Applied Learning and Strong Peer Networks Yield Impressive Business Growth

June 4, 2020

Africa is home to the highest concentration of female entrepreneurs worldwide, with roughly a third of all businesses led by women. Yet, historic and systemic barriers mean women’s overall contribution to the economy remains low. On average, male-led businesses still have access to six times more investment than their female counterparts. Limited access to capital, and the need for business management training and a diverse support network are some of the challenges that female entrepreneurs face.

AWEC’s learning program was designed with these female entrepreneurs in mind. Using applied and collaborative learning experiences to create immediate business impact, the program has proven to significantly transform the lives of the fellows.

On completion of their 12-month program, a survey of 170 Cohort 2 members revealed: 

  • 79% increased the quality of their network
  • 79% strengthened their business management skills
  • 76% reported higher quality mentoring experiences
  • 75% grew their self-confidence

Applying Lessons to Increase Revenue

After completing their AWEC program year, 72% of Cohort 2 members were generating more revenue than when they started the program. Taken together, the Cohort increased their average annual revenue by 35%, from $3.6 million at the start of the program to $4.9 million by completion.

Chioma Ezeanaka, who owns a food products business in Nigeria, is now preparing to build a global brand and says this about her AWEC experience, When I applied for the program I had less than 5 staff, and one shop. Today we have 18 full-time staff, have branches in Lagos and Port Harcourt that have well-equipped factories with staff accommodation.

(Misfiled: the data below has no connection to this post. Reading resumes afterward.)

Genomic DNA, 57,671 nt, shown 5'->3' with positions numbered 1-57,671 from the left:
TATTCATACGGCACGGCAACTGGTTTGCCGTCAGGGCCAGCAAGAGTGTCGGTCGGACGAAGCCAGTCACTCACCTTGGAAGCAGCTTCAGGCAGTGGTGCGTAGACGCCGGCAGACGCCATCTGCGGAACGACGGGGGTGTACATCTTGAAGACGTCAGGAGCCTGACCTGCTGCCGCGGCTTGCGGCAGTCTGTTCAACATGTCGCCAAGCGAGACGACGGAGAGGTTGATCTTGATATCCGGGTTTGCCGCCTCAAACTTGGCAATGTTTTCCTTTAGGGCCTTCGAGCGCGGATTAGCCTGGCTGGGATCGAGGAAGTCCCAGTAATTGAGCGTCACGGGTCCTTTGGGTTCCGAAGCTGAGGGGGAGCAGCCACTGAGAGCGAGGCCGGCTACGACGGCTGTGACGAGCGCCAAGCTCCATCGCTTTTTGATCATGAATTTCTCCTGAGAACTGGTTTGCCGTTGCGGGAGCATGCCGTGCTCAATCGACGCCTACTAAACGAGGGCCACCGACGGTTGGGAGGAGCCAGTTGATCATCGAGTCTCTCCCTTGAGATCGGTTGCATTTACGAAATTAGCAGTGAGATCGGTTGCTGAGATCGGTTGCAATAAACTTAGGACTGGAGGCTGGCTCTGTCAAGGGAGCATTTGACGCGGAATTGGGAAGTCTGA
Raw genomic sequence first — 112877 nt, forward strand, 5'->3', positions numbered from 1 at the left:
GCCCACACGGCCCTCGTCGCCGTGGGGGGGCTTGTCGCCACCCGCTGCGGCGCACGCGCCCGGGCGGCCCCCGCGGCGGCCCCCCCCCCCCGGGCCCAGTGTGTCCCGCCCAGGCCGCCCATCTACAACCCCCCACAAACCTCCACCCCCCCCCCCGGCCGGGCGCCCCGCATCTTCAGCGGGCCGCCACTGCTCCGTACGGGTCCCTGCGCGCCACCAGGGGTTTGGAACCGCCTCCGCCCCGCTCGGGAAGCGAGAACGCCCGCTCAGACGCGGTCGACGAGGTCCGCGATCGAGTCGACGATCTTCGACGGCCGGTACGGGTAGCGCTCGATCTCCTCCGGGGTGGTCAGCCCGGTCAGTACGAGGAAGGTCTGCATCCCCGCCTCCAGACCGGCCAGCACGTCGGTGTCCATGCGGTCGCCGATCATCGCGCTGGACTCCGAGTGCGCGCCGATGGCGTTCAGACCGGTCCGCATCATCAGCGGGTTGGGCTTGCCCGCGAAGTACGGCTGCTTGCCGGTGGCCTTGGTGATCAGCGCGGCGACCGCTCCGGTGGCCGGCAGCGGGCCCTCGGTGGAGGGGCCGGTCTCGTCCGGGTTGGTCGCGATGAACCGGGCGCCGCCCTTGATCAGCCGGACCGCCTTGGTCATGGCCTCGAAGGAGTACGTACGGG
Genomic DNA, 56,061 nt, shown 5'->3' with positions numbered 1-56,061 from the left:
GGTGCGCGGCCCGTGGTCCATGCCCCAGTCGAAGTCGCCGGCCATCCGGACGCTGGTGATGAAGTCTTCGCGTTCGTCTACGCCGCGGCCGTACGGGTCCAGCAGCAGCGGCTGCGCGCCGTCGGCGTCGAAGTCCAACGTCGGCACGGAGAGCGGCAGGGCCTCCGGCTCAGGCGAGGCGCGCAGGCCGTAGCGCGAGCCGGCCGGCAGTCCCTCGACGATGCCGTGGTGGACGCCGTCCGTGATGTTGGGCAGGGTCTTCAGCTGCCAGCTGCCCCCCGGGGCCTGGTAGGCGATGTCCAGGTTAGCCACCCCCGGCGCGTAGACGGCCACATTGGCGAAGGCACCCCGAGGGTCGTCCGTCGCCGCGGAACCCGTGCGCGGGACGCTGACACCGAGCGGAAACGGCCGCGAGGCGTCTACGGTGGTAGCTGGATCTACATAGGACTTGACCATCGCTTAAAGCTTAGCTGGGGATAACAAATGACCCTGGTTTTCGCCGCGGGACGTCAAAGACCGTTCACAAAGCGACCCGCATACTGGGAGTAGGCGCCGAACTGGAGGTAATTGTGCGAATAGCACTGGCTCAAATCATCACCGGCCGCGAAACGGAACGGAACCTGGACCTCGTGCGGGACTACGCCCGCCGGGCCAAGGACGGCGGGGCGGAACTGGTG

Brenda Kateera who is from Uganda and runs a business in education described the positive impact of the program on her business, “With the knowledge from AWEC, I have more than doubled my revenue attributed to increased product lines, business planning, and increased partnerships.

Cohort members credited several AWEC learning topics for contributing to their revenue growth, including modules focused on marketing and branding, improving product, and business strategy.

Revenue Growth Leads to Job Creation

Increased revenue and business meant that Cohort 2 also had the opportunity to become job creators. Throughout the course of the program, AWEC Fellows generated 340 new jobs across the continent.

In addition to the learning modules, AWEC’s peer and mentoring support network is what helped Nonyelum Arinze from Nigeria overcome the staffing challenge she faced in her education business. 

As at May 2019, I was seriously understaffed. I had a terrible case of staff turnover and because I was desperate and in panic mode I hired someone that was a wrong fit for the business just so the customers won’t feel that we were understaffed. I adopted an idea proposed by my AWEC team members during our Q1 Project and that helped me mitigate the staffing challenge. I set up a staff welfare package to include bonuses, quarterly payments, and so on. By August and with the support and steady counsel from my mentor, I was able to hire new and more efficient hands.”

These fantastic testimonials are a result of a collaborative effort by the AWEC team, stakeholders, partners, and fellows who all contribute to empowering African female entrepreneurs. To learn more about the AWEC program, read our latest Annual Report.

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